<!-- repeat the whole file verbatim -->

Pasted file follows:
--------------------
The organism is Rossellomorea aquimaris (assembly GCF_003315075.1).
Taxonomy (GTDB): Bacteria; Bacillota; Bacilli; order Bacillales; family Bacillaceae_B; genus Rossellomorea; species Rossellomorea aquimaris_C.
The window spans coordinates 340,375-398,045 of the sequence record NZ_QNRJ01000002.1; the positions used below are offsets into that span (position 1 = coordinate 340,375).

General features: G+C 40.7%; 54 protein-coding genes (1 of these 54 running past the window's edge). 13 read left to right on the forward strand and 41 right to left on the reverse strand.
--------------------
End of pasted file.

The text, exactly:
The organism is Rossellomorea aquimaris (assembly GCF_003315075.1).
Taxonomy (GTDB): Bacteria; Bacillota; Bacilli; order Bacillales; family Bacillaceae_B; genus Rossellomorea; species Rossellomorea aquimaris_C.
The window spans coordinates 340,375-398,045 of the sequence record NZ_QNRJ01000002.1; the positions used below are offsets into that span (position 1 = coordinate 340,375).

General features: G+C 40.7%; 54 protein-coding genes (1 of these 54 running past the window's edge). 13 read left to right on the forward strand and 41 right to left on the reverse strand.